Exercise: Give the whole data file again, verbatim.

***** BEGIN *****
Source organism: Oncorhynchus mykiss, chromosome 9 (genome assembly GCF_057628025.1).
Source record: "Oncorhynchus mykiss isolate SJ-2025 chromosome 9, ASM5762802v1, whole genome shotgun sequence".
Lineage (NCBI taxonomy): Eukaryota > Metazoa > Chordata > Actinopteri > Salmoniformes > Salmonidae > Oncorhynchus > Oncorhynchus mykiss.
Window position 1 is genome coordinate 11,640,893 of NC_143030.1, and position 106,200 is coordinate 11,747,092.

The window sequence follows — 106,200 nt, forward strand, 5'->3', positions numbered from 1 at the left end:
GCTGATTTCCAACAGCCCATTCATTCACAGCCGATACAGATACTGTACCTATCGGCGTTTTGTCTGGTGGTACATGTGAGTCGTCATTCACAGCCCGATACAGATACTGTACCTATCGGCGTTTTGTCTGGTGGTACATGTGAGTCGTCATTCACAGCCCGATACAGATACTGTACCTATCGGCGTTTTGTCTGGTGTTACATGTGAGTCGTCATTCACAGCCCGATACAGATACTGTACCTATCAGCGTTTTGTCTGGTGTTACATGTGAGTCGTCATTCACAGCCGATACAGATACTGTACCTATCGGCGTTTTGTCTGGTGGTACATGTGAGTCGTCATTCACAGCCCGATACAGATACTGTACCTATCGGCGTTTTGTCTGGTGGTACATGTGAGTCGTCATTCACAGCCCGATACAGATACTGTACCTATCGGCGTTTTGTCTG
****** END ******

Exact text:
Source organism: Oncorhynchus mykiss, chromosome 9 (genome assembly GCF_057628025.1).
Source record: "Oncorhynchus mykiss isolate SJ-2025 chromosome 9, ASM5762802v1, whole genome shotgun sequence".
Lineage (NCBI taxonomy): Eukaryota > Metazoa > Chordata > Actinopteri > Salmoniformes > Salmonidae > Oncorhynchus > Oncorhynchus mykiss.
Window position 1 is genome coordinate 11,640,893 of NC_143030.1, and position 106,200 is coordinate 11,747,092.

The window sequence follows — 106,200 nt, forward strand, 5'->3', positions numbered from 1 at the left end:
GCTGATTTCCAACAGCCCATTCATTCACAGCCGATACAGATACTGTACCTATCGGCGTTTTGTCTGGTGGTACATGTGAGTCGTCATTCACAGCCCGATACAGATACTGTACCTATCGGCGTTTTGTCTGGTGGTACATGTGAGTCGTCATTCACAGCCCGATACAGATACTGTACCTATCGGCGTTTTGTCTGGTGTTACATGTGAGTCGTCATTCACAGCCCGATACAGATACTGTACCTATCAGCGTTTTGTCTGGTGTTACATGTGAGTCGTCATTCACAGCCGATACAGATACTGTACCTATCGGCGTTTTGTCTGGTGGTACATGTGAGTCGTCATTCACAGCCCGATACAGATACTGTACCTATCGGCGTTTTGTCTGGTGGTACATGTGAGTCGTCATTCACAGCCCGATACAGATACTGTACCTATCGGCGTTTTGTCTG